With planned job cuts in January reaching a seven-year high, according to global outplacement consultancy Challenger, Gray & Christmas, more companies are looking to alternative delivery and acquisition models for IT services and application resources. Gartner says in 2008 software-as-a-service and cloud computing were among the top five alternative delivery methods that experienced accelerated adoption and are poised for growth into 2009.

Gartner estimated the worldwide SaaS market at US$6.5 billion at the close of 2008, and the research firm forecasted it could grow to US$15.2 billion by the end of 2012. A survey of 80 providers of such services shows that revenue from the offerings almost totaled US$10 billion, with expectations of 35% growth in the next three years. And as service providers plan road maps going forward, Gartner reports investments in alternative delivery and acquisition models are on the rise. The latest figures have providers investing close to $5 billion in cloud-computing capabilities, Gartner reports. And just a week ago, IBM, Savvis and Juniper all made cloud computing announcements.

"It seems that 2009 may actually be the year to really look at and consider commercial cloud computing offerings," TPI's Slavin says.

Being careful

Industry watchers warn that enterprise IT executives considering a new services contract should proceed with caution and confirm they have the business processes in place to ensure outsourcing services won't hurt them more than they help. And those continuing with existing contracts could take the opportunity to renegotiate terms, says Christine Ferrusi Ross, vice president and research director at Forrester Research.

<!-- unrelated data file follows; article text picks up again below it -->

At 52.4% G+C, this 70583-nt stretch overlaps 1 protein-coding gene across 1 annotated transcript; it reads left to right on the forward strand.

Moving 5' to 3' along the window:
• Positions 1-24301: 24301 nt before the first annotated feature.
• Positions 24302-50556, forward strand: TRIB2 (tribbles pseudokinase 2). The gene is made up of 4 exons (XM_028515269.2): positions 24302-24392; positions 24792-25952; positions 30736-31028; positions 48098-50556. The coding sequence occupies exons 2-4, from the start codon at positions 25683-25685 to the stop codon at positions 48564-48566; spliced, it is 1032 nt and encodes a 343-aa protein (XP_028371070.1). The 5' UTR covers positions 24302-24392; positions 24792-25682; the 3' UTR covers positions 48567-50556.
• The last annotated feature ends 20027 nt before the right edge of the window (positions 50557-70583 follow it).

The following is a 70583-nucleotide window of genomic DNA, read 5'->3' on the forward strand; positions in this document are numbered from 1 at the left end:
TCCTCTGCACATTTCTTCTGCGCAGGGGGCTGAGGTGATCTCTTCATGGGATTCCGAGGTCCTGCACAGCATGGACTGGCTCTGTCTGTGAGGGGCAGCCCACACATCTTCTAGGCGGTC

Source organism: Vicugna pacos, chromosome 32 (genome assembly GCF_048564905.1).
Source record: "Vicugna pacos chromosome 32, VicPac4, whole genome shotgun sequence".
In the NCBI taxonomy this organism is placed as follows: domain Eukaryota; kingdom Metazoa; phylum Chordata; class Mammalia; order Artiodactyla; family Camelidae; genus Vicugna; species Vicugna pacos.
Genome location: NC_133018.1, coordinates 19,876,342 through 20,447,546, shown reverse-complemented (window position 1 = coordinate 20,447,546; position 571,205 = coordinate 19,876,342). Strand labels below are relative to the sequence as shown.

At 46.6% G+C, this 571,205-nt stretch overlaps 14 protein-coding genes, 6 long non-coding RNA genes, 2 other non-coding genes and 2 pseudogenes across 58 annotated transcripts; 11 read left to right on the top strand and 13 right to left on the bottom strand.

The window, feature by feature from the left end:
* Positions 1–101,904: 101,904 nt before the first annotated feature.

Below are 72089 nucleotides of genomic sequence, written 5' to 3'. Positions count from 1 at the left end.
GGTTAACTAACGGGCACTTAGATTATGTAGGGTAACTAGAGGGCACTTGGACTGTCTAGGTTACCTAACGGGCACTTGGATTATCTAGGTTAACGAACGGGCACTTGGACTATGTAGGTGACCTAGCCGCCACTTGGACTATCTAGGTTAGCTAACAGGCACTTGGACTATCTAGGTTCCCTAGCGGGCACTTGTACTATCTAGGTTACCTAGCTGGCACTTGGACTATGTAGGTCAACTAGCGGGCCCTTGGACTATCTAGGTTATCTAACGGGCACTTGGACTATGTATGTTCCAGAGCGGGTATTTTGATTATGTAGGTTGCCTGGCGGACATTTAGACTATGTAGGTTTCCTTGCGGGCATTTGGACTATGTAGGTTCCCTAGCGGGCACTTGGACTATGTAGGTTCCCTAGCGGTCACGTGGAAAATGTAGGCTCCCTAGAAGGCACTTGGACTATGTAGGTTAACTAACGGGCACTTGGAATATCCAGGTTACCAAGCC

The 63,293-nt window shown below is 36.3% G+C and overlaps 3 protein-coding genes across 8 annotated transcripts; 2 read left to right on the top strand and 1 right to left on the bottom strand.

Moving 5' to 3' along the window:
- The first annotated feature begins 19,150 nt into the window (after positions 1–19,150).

"What was price competitive six months ago could most likely not be price competitive today," she explains. "Clients can be negotiating labor rates and working to ensure the scope of the contract is accurate to current conditions."

Yet not all outsourcers will be in the same position. Indian offshore providers, because of the Satyam scandal and other factors such as increasing labor rates and resource attrition, are scrambling to continue double-digit growth rates, according to Forrester. Customers could renegotiate contracts with vendors to reflect the current economic climate, which ultimately would help the provider keep the client but lessen the revenue generated from the contract. With this in mind, clients need to remain firm with providers on current rates and skeptical if terms of a contract seem too attractively priced.

"Rates for offshore resources in India should remain stable or flat for the next two years at least. Clients should not accept rate increases this year or next unless they have very low rates already," a recent Forrester report states. "Clients need to be careful about getting a deal that seems too good to be true. In 99% of the cases, it will indeed be too good to be true."

Specifically, the fallout from Satyam's scandal is causing many companies new to outsourcing to approach the offshore vendors with much more caution than in previous years.

"There is definitely wariness in the mind of clients as they reach offshore," TPI's Slavin says.